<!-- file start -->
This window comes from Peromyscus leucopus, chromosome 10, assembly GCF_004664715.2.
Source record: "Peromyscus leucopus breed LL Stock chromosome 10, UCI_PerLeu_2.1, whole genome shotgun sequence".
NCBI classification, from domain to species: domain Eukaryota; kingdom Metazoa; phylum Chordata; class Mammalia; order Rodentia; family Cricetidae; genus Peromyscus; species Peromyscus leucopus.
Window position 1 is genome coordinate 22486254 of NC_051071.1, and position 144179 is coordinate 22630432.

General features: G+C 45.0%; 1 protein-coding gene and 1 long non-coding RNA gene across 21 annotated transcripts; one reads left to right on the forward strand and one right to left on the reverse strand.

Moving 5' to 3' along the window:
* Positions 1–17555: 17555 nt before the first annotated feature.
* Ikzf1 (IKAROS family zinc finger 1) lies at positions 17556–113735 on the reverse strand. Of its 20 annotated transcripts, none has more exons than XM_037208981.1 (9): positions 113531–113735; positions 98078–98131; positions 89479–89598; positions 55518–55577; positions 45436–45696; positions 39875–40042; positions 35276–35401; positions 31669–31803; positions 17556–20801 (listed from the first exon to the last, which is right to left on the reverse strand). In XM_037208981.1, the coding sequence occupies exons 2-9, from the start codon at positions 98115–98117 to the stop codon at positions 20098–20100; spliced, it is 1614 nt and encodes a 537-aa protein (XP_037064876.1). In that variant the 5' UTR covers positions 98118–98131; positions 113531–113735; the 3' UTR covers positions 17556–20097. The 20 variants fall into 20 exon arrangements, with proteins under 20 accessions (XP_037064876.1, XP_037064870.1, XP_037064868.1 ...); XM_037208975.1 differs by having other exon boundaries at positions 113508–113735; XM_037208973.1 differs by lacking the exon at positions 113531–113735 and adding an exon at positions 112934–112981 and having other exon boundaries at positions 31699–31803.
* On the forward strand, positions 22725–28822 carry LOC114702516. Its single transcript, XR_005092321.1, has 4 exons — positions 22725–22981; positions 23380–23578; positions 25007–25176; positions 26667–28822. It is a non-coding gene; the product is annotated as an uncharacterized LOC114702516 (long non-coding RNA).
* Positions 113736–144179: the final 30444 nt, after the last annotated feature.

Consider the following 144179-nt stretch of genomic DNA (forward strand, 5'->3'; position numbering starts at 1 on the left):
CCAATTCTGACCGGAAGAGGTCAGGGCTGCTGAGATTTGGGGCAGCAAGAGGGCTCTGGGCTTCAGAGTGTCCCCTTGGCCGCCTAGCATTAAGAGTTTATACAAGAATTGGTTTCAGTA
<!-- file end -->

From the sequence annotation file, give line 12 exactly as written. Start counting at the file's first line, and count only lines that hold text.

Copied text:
CCAATTCTGACCGGAAGAGGTCAGGGCTGCTGAGATTTGGGGCAGCAAGAGGGCTCTGGGCTTCAGAGTGTCCCCTTGGCCGCCTAGCATTAAGAGTTTATACAAGAATTGGTTTCAGTA